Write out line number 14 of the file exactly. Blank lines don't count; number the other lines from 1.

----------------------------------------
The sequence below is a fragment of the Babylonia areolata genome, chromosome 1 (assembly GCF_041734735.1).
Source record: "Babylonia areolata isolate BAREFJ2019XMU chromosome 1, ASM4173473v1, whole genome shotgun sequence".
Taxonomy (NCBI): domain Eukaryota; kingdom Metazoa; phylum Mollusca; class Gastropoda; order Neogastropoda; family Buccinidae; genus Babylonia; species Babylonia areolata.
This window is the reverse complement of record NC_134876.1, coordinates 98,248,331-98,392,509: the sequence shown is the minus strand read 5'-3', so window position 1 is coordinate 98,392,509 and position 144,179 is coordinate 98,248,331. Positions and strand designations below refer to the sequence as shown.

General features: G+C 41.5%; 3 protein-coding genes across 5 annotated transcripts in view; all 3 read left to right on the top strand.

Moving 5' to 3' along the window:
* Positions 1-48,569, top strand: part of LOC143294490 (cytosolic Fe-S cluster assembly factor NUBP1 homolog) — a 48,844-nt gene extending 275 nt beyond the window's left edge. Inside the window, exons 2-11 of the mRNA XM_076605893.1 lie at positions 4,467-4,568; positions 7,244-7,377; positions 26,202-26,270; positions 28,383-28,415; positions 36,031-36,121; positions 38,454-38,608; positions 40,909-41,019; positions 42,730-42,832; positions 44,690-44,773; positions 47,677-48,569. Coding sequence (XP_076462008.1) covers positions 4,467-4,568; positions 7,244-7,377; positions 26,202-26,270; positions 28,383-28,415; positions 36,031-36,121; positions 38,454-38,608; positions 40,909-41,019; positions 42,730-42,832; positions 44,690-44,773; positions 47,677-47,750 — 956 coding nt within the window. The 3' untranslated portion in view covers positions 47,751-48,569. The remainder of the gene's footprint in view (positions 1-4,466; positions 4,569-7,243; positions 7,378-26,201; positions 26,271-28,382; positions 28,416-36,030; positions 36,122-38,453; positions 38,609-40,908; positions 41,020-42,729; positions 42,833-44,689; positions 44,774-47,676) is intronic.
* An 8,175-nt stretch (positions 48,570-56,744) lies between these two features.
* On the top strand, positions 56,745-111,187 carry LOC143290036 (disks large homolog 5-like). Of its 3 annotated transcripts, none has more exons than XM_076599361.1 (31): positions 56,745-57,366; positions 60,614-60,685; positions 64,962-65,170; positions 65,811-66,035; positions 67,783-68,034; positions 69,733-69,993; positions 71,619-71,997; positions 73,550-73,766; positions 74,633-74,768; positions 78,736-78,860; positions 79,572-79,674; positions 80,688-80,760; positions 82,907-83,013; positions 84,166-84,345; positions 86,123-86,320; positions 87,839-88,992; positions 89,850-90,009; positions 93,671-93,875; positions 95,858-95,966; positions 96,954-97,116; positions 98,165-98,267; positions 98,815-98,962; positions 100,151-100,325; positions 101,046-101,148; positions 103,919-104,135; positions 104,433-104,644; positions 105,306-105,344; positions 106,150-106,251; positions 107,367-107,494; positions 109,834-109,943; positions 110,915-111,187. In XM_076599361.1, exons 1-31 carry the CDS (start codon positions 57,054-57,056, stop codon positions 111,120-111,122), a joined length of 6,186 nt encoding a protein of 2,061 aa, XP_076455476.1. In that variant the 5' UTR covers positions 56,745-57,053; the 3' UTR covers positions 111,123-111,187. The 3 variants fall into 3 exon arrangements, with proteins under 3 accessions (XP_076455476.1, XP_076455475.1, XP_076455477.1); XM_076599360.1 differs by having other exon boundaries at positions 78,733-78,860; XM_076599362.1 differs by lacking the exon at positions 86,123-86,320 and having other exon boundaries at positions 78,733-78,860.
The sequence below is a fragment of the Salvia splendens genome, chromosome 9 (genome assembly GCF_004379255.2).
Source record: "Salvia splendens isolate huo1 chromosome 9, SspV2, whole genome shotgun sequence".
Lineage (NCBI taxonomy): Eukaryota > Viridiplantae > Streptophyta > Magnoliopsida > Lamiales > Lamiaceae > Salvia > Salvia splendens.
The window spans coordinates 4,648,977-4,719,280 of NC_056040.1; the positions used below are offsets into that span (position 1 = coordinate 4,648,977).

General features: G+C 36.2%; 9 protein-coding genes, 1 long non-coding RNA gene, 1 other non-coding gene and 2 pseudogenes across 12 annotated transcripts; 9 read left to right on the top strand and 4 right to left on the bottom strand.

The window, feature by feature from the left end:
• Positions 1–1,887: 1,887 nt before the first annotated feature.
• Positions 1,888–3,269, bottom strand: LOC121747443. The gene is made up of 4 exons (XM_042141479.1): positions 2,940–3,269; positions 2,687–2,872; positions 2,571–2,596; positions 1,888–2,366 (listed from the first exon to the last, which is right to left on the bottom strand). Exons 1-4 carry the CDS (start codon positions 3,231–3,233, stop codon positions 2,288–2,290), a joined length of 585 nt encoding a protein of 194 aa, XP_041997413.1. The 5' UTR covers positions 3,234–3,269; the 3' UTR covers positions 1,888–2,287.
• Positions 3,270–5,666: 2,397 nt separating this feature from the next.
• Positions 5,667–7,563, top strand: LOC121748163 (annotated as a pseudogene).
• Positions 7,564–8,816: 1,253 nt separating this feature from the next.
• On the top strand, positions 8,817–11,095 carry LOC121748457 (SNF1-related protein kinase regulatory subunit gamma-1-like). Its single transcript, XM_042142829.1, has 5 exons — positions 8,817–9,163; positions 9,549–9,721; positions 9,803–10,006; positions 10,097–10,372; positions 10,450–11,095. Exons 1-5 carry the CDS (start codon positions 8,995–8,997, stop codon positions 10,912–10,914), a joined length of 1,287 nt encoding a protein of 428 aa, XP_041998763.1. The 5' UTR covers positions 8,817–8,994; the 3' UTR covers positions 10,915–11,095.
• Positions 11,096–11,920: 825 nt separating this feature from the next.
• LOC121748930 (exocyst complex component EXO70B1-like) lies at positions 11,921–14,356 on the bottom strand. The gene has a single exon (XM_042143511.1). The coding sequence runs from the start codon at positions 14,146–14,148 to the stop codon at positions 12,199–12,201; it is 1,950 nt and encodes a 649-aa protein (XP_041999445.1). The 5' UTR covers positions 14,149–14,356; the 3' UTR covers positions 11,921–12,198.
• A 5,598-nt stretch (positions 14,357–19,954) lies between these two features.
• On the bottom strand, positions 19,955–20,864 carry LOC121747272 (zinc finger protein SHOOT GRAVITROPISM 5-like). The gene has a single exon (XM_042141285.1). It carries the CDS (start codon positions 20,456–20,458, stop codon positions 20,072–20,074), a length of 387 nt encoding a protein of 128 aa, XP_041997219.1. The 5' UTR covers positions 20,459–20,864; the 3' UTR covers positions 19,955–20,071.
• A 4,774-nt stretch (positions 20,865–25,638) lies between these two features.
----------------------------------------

General features: G+C 36.2%; 9 protein-coding genes, 1 long non-coding RNA gene, 1 other non-coding gene and 2 pseudogenes across 12 annotated transcripts; 9 read left to right on the top strand and 4 right to left on the bottom strand.